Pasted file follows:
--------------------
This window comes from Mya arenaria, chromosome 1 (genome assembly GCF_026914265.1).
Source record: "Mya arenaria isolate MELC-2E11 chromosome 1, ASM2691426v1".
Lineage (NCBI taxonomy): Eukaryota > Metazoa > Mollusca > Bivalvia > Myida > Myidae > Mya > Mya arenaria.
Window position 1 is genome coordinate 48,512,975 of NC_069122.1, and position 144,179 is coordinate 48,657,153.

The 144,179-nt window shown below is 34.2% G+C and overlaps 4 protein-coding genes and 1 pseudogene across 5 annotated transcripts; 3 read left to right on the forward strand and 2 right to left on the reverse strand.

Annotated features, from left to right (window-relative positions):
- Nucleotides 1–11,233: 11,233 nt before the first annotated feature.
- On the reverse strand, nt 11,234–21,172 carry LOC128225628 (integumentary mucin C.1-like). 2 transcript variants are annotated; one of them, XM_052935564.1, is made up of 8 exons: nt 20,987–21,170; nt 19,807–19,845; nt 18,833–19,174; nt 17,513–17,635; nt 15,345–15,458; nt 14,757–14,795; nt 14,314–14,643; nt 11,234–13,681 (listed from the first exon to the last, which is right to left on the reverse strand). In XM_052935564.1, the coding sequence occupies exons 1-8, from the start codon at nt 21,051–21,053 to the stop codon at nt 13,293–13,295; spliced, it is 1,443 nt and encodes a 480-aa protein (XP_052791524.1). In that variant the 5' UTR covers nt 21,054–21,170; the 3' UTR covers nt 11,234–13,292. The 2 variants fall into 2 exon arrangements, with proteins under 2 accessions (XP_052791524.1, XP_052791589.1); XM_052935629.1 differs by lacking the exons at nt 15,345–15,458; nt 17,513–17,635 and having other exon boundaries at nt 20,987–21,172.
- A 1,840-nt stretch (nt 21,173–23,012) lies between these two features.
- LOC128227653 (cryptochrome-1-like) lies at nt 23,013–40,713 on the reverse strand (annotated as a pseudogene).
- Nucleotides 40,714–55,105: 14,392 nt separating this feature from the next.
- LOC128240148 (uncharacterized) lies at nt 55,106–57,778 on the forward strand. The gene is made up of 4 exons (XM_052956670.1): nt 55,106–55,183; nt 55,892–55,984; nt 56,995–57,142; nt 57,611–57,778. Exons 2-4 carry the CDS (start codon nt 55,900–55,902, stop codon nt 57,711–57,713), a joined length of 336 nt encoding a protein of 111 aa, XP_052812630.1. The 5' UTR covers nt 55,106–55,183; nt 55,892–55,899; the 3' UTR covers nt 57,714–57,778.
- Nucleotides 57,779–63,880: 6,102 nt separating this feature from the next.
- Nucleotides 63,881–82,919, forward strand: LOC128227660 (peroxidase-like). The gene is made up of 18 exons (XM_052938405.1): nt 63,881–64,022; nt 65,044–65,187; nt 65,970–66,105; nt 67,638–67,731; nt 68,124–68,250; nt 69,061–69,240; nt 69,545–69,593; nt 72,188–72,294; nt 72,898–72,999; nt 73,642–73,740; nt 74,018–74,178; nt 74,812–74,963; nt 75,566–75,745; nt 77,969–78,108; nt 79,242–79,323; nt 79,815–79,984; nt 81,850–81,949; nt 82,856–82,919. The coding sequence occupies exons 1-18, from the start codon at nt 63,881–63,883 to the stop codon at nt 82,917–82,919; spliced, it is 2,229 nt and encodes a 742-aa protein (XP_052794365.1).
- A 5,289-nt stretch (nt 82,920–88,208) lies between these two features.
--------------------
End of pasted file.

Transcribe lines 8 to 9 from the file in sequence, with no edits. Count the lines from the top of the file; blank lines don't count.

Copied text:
- On the reverse strand, nt 11,234–21,172 carry LOC128225628 (integumentary mucin C.1-like). 2 transcript variants are annotated; one of them, XM_052935564.1, is made up of 8 exons: nt 20,987–21,170; nt 19,807–19,845; nt 18,833–19,174; nt 17,513–17,635; nt 15,345–15,458; nt 14,757–14,795; nt 14,314–14,643; nt 11,234–13,681 (listed from the first exon to the last, which is right to left on the reverse strand). In XM_052935564.1, the coding sequence occupies exons 1-8, from the start codon at nt 21,051–21,053 to the stop codon at nt 13,293–13,295; spliced, it is 1,443 nt and encodes a 480-aa protein (XP_052791524.1). In that variant the 5' UTR covers nt 21,054–21,170; the 3' UTR covers nt 11,234–13,292. The 2 variants fall into 2 exon arrangements, with proteins under 2 accessions (XP_052791524.1, XP_052791589.1); XM_052935629.1 differs by lacking the exons at nt 15,345–15,458; nt 17,513–17,635 and having other exon boundaries at nt 20,987–21,172.
- A 1,840-nt stretch (nt 21,173–23,012) lies between these two features.